All EMRs were set to be live as long as they had a running application, but once an application runs on a specific EMR for 60 min, the EMR was to be terminated automatically. We set it to 60 min, so processes that use the same cluster and run different apps at different times, won’t wait for resources (~20 min each new application).

Those timelines are relevant for all cluster types, for production (shared, dedicated), and the development cluster. We also enabled the DEs to run a command to terminate the cluster if they knew that a cluster would not be used till the next run (the day after) and no other apps would wait for the re-launched cluster.

We wanted to give Wix's data engineering the flexibility to control their EMR compute resources, so they can self-serve and scale based on their needs. That is why the Amazon EMR-managed scaling service was implemented as part of the cluster config, so data engineers can easily set the maximum and the minimum number of machines (cores & tasks).

The service was not implemented in the first stage when the operator launched, and once it was added, the efficiency of the EMR usage increased dramatically. Especially for the ETLs where their spark tasks spread along the pipeline.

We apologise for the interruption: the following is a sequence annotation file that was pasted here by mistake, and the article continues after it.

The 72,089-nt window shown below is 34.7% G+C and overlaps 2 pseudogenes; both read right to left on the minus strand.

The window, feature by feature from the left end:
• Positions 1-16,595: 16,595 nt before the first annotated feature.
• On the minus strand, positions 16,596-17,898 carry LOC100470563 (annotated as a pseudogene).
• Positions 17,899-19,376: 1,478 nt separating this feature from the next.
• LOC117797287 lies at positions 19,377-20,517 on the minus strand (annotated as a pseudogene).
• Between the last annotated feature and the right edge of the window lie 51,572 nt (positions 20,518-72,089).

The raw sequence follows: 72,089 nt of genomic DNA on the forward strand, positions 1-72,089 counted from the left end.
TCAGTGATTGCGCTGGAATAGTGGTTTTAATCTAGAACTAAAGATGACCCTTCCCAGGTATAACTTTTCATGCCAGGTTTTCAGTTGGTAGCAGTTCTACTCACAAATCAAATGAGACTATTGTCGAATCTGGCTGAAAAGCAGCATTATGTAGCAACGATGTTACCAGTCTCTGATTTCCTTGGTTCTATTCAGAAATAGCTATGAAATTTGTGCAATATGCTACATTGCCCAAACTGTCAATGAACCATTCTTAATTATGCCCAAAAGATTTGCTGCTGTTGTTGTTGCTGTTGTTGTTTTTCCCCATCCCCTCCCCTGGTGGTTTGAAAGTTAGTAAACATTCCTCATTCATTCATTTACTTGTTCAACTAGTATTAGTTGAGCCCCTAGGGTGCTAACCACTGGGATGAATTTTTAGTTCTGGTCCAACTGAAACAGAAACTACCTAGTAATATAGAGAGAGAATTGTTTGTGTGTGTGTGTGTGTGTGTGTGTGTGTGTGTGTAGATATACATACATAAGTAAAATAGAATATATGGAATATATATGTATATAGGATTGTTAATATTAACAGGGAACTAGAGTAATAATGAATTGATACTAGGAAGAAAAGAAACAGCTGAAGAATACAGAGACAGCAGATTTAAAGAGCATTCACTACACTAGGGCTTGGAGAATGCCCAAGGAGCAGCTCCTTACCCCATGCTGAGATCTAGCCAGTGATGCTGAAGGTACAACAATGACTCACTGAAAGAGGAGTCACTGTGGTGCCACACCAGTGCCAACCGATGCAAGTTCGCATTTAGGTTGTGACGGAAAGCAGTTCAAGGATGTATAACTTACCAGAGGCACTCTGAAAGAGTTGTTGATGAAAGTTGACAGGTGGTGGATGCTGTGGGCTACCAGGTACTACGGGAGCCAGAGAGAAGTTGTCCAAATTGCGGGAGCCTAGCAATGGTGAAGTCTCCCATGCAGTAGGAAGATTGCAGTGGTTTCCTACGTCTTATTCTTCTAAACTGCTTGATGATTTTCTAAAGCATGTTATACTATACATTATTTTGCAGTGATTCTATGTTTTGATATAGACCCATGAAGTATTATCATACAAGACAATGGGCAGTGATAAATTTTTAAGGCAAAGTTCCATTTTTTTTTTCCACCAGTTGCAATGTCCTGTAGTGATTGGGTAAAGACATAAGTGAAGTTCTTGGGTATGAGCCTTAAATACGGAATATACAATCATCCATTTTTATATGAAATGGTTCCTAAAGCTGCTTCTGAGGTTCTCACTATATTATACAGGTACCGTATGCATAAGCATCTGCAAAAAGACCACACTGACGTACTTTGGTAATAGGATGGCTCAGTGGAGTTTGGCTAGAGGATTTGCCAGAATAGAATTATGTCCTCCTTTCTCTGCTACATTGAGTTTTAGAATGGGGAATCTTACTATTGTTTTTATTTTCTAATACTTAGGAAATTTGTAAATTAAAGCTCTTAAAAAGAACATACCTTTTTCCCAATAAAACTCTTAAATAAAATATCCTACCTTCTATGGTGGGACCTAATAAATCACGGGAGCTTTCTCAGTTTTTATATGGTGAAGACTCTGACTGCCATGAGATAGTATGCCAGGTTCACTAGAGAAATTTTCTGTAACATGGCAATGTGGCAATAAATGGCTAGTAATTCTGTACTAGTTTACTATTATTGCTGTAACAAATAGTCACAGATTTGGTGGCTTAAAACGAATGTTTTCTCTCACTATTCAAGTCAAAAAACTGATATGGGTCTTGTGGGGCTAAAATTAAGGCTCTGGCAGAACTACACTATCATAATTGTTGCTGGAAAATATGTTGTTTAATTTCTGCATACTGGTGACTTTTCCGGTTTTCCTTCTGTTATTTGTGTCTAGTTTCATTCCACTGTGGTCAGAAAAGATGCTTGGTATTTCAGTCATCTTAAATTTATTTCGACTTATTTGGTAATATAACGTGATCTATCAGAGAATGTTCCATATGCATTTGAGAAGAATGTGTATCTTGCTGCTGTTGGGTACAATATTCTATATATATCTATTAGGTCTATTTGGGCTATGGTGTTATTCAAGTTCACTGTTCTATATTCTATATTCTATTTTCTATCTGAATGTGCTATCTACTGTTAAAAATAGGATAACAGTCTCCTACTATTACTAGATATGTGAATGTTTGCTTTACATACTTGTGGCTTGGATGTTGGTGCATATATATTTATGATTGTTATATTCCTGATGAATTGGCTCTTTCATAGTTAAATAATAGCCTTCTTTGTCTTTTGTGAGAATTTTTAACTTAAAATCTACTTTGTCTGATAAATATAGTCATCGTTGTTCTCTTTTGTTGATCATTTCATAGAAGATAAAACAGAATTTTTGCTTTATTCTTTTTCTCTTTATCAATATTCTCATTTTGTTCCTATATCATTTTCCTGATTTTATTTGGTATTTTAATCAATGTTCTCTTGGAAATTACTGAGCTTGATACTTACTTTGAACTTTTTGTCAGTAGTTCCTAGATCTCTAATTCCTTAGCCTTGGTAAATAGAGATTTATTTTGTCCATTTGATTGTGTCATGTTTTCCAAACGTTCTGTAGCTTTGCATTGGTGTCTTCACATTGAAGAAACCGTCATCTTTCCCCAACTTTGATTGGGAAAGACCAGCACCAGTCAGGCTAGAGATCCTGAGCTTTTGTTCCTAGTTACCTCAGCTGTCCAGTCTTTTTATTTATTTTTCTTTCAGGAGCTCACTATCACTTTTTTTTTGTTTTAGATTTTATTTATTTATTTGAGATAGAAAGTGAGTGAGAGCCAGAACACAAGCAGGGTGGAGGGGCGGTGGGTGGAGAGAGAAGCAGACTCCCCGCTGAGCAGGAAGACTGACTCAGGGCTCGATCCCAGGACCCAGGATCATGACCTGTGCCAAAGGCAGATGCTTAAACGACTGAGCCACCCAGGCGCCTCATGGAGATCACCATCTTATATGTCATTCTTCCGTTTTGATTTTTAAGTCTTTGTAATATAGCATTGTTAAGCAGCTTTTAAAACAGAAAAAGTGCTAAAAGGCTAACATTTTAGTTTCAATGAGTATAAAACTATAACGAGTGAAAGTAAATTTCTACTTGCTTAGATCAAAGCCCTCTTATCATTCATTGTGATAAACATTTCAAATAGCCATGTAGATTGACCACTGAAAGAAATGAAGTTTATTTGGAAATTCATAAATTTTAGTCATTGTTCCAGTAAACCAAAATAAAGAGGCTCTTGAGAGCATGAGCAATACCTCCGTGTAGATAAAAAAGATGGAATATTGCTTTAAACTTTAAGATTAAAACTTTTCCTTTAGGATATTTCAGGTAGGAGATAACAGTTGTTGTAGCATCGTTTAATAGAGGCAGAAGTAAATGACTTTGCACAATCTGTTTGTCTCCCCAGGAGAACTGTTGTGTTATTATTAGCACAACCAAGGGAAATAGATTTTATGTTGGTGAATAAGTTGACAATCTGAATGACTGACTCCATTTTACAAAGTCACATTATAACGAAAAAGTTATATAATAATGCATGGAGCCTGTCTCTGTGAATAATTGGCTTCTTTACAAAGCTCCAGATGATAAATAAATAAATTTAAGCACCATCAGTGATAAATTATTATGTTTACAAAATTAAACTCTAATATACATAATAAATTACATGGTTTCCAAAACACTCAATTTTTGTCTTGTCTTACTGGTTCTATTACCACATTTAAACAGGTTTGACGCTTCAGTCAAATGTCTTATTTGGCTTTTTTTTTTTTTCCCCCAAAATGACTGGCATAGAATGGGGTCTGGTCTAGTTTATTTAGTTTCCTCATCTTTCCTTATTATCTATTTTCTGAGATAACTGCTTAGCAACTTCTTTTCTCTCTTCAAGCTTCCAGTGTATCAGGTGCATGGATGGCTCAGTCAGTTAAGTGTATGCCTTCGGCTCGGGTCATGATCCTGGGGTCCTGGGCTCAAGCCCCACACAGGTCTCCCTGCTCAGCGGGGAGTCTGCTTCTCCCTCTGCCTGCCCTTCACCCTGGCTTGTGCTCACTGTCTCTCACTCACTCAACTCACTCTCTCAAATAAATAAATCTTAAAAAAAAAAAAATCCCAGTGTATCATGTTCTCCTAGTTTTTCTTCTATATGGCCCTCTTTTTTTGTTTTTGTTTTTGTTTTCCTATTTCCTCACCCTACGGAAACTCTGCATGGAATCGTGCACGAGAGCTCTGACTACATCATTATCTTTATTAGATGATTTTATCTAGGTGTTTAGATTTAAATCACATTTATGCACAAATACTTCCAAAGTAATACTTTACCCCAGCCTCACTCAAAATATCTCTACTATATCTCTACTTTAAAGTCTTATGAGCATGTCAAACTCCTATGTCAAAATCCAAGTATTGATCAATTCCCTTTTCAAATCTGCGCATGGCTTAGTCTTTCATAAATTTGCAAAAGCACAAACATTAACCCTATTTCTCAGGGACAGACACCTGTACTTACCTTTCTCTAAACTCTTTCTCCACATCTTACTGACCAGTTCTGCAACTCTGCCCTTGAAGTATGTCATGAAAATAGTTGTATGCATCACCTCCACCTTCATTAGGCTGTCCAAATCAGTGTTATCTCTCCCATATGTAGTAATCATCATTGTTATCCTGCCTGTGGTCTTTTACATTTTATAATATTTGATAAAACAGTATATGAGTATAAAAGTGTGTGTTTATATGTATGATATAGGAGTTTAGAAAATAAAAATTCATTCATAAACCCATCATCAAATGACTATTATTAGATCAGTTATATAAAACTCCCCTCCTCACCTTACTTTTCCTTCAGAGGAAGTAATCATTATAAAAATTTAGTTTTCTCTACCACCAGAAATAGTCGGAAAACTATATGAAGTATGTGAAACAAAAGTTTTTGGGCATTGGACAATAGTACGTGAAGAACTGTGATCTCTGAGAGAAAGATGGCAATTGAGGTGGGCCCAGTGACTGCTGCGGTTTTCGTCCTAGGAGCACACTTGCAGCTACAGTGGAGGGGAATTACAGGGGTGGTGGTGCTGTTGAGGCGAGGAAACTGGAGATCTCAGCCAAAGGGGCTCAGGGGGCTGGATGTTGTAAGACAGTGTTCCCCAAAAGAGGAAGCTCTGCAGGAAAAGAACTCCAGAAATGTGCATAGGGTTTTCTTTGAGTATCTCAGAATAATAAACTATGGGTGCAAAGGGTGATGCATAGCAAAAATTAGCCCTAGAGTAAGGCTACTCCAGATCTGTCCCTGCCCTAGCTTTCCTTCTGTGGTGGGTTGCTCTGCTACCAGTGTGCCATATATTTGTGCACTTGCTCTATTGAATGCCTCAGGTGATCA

In the screenshot below, you can see our usage memory report for one of the clusters via Ganglia which was also added easily in the bootstrap stage. Ganglia is an open-source project and is a scalable, distributed system designed to monitor clusters and grids while minimizing the impact on their performance.

Did It Work? The Results

Eventually, at the end of the migration, the resource cost for all the migration jobs improved by more than ~30% which was not the main goal of the migration, but definitely worth mentioning.

We can’t say we reached the timeline that was set for the migration, but the motivation to solve all the obstacles was definitely strong and we thus ended up being not far from the initial planning. In the first stage, all the non-unique jobs migrated pretty easily as planned. The main obstacles were with the unique jobs, such as a special way to the key of specific jobs, specific python packages for a few processes, etc. Each unique case required unique solutions.

In addition, we did encounter instability during the first stages but each bug led us to the stable environment we have today.



To summarize, there are many elements that need to be considered before, during, and after a migration. The value of the efforts needs to be communicated to all teams involved. Requirements and risks must be considered along with working on ending the migration successfully.

AWS EMR made it easy for us to migrate to a cloud-native solution and unlocked many new possibilities we didn't have before which we are still leveraging to this day.


This post was written by Arik Sasson